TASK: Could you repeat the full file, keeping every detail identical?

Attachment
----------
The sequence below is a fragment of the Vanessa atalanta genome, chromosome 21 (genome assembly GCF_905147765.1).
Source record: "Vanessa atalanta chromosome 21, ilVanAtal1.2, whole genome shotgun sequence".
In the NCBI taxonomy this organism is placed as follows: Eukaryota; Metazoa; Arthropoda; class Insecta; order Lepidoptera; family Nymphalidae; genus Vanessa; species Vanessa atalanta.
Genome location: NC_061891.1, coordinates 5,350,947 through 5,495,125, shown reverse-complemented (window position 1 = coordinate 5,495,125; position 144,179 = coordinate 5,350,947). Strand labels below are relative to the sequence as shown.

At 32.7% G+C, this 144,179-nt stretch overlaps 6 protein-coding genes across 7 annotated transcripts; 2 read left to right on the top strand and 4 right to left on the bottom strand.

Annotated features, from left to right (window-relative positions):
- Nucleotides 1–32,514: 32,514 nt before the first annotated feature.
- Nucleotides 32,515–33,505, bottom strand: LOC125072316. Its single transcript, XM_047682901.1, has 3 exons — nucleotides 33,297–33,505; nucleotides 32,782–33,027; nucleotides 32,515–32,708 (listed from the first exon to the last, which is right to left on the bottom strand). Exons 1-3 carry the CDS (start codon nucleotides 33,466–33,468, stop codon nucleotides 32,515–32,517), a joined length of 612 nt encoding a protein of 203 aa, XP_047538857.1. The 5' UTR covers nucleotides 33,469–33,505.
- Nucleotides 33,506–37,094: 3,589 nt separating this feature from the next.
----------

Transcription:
The sequence below is a fragment of the Vanessa atalanta genome, chromosome 21 (genome assembly GCF_905147765.1).
Source record: "Vanessa atalanta chromosome 21, ilVanAtal1.2, whole genome shotgun sequence".
In the NCBI taxonomy this organism is placed as follows: Eukaryota; Metazoa; Arthropoda; class Insecta; order Lepidoptera; family Nymphalidae; genus Vanessa; species Vanessa atalanta.
Genome location: NC_061891.1, coordinates 5,350,947 through 5,495,125, shown reverse-complemented (window position 1 = coordinate 5,495,125; position 144,179 = coordinate 5,350,947). Strand labels below are relative to the sequence as shown.

At 32.7% G+C, this 144,179-nt stretch overlaps 6 protein-coding genes across 7 annotated transcripts; 2 read left to right on the top strand and 4 right to left on the bottom strand.

Annotated features, from left to right (window-relative positions):
- Nucleotides 1–32,514: 32,514 nt before the first annotated feature.
- Nucleotides 32,515–33,505, bottom strand: LOC125072316. Its single transcript, XM_047682901.1, has 3 exons — nucleotides 33,297–33,505; nucleotides 32,782–33,027; nucleotides 32,515–32,708 (listed from the first exon to the last, which is right to left on the bottom strand). Exons 1-3 carry the CDS (start codon nucleotides 33,466–33,468, stop codon nucleotides 32,515–32,517), a joined length of 612 nt encoding a protein of 203 aa, XP_047538857.1. The 5' UTR covers nucleotides 33,469–33,505.
- Nucleotides 33,506–37,094: 3,589 nt separating this feature from the next.